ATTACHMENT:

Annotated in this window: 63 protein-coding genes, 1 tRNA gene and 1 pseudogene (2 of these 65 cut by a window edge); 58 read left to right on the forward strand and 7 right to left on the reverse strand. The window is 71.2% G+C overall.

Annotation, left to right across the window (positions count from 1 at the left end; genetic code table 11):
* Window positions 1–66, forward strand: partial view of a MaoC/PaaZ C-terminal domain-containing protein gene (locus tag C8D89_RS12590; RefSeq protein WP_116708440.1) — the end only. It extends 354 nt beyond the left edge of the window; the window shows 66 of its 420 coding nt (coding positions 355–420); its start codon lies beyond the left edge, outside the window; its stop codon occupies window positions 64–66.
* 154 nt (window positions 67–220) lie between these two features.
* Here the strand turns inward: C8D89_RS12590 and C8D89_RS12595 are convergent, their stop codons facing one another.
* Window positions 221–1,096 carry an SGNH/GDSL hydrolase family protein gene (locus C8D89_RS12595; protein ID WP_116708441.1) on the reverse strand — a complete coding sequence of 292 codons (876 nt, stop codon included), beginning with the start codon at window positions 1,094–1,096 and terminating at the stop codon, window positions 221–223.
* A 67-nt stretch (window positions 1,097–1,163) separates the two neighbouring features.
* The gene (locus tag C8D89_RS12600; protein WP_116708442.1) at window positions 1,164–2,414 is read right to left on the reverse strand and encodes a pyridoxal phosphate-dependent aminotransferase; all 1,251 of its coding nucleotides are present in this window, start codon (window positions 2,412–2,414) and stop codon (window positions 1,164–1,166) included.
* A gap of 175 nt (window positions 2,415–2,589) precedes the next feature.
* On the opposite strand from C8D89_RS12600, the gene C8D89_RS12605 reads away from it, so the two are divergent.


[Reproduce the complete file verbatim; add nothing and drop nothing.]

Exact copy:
Annotated in this window: 63 protein-coding genes, 1 tRNA gene and 1 pseudogene (2 of these 65 cut by a window edge); 58 read left to right on the forward strand and 7 right to left on the reverse strand. The window is 71.2% G+C overall.

Annotation, left to right across the window (positions count from 1 at the left end; genetic code table 11):
* Window positions 1–66, forward strand: partial view of a MaoC/PaaZ C-terminal domain-containing protein gene (locus tag C8D89_RS12590; RefSeq protein WP_116708440.1) — the end only. It extends 354 nt beyond the left edge of the window; the window shows 66 of its 420 coding nt (coding positions 355–420); its start codon lies beyond the left edge, outside the window; its stop codon occupies window positions 64–66.
* 154 nt (window positions 67–220) lie between these two features.
* Here the strand turns inward: C8D89_RS12590 and C8D89_RS12595 are convergent, their stop codons facing one another.
* Window positions 221–1,096 carry an SGNH/GDSL hydrolase family protein gene (locus C8D89_RS12595; protein ID WP_116708441.1) on the reverse strand — a complete coding sequence of 292 codons (876 nt, stop codon included), beginning with the start codon at window positions 1,094–1,096 and terminating at the stop codon, window positions 221–223.
* A 67-nt stretch (window positions 1,097–1,163) separates the two neighbouring features.
* The gene (locus tag C8D89_RS12600; protein WP_116708442.1) at window positions 1,164–2,414 is read right to left on the reverse strand and encodes a pyridoxal phosphate-dependent aminotransferase; all 1,251 of its coding nucleotides are present in this window, start codon (window positions 2,412–2,414) and stop codon (window positions 1,164–1,166) included.
* A gap of 175 nt (window positions 2,415–2,589) precedes the next feature.
* On the opposite strand from C8D89_RS12600, the gene C8D89_RS12605 reads away from it, so the two are divergent.